This week’s mystery comes from a woman in the UK. I love the way the web connects us all.
Jacqueline Curry found this photo in her grandmother’s photo album:
Look at the curls on that child! The woman is trying to get the child’s attention and elicit a smile by tugging on the skirt.
You guessed it—no one knows who’s in this picture. Jacqueline thinks the child bears a resemblance to her grandmother. However, her grandmother thinks it could be a sister of her grandmother, Jacqueline’s great-great-grandmother.
Here’s the problem. Jacqueline’s great-great-grandmother Harriet was born in 1862 in Sussex, England. Her only sisters were Ann (b. 1864) and Rhoda Matilda (b. 1871). That’s not even close to a birth date for the child. This is a 20th-century photo.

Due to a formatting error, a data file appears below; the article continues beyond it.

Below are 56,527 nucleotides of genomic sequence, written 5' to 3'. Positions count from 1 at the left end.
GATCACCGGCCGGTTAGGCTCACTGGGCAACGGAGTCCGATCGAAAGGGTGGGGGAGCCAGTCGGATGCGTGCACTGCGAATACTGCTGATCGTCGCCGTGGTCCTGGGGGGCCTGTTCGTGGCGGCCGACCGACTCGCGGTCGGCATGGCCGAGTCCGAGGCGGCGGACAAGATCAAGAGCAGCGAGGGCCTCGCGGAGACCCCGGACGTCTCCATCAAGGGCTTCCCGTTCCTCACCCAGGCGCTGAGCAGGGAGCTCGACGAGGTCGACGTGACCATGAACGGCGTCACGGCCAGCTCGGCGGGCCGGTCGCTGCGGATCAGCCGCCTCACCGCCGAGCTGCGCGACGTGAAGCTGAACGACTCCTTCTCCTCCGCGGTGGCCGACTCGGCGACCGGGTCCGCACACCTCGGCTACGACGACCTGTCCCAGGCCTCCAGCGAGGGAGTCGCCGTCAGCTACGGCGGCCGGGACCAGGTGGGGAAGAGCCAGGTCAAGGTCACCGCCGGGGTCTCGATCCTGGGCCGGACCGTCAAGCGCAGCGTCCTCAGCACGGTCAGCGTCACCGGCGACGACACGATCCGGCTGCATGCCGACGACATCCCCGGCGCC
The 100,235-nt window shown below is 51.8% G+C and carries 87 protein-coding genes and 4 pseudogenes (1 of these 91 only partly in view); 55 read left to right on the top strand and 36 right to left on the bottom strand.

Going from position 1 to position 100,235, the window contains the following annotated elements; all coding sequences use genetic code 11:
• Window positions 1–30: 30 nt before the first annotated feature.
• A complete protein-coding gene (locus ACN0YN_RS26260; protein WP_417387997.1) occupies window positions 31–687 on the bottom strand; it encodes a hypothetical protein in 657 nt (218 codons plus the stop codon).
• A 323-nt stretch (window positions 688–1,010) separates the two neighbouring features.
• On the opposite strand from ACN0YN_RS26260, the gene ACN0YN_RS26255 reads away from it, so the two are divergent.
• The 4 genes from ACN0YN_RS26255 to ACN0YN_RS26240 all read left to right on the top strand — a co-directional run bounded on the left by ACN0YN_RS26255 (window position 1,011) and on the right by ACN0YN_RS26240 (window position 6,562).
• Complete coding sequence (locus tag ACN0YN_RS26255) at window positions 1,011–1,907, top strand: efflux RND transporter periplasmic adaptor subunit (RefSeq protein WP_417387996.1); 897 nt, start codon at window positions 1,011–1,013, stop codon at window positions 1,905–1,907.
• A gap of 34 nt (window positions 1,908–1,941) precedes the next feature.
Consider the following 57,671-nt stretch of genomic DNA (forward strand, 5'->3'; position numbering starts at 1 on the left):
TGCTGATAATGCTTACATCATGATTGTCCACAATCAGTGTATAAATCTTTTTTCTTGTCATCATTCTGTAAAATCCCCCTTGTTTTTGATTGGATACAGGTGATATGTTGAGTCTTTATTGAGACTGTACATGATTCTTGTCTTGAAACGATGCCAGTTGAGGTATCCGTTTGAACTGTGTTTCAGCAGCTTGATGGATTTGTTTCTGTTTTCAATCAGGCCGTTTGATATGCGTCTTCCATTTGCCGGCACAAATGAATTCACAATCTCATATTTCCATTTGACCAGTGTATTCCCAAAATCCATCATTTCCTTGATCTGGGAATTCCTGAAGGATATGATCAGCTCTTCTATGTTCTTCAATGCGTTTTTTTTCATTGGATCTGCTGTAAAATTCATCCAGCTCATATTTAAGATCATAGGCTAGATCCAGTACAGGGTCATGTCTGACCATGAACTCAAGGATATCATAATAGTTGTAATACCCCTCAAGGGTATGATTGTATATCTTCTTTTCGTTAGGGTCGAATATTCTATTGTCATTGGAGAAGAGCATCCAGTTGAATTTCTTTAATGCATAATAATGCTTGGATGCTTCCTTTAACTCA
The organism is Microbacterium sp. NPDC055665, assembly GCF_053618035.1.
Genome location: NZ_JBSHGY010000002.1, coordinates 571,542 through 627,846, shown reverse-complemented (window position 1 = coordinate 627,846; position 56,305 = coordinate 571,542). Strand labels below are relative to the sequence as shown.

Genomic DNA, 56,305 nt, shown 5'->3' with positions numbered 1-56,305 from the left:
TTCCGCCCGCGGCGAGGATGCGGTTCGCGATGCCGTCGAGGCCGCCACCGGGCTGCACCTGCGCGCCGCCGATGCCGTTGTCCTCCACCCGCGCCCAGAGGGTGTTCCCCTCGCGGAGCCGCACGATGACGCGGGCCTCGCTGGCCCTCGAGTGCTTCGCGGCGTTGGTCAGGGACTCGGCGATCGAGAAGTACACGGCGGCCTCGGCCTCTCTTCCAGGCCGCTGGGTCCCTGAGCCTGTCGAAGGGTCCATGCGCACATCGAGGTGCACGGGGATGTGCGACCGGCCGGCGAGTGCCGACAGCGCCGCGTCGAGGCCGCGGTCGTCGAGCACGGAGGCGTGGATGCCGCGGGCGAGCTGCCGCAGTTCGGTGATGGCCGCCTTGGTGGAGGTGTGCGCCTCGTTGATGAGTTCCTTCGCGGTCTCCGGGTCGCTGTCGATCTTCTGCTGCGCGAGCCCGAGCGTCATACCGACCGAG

It’s possible that the older woman with the child could be one of those women born in the 19th century. Based on the clothing clues in the woman’s dress, I’d place this picture to circa 1910.
When working with a photo from an album ask these questions:
- Where is this photo in the album? Since there’s usually an order to the photos in a album (such as chronological or by family), placement could help solve the mystery.
- Who else is in the album? Is it Jacqueline’s grandmother’s family or another branch of the clan?
- Who owned the album before her grandmother?
There’s a photographer’s imprint on the image in the lower right hand corner.
It looks like Bates and Son, 187 Maple Rd, Penge. Penge is a suburb in South East London in the borough of Bromley. Bates and Son operated a studio there from about 1902 to at least 1913. I’m still tracking down information on them. Stay tuned!
Solve your family photo mysteries with these books by Maureen A. Taylor: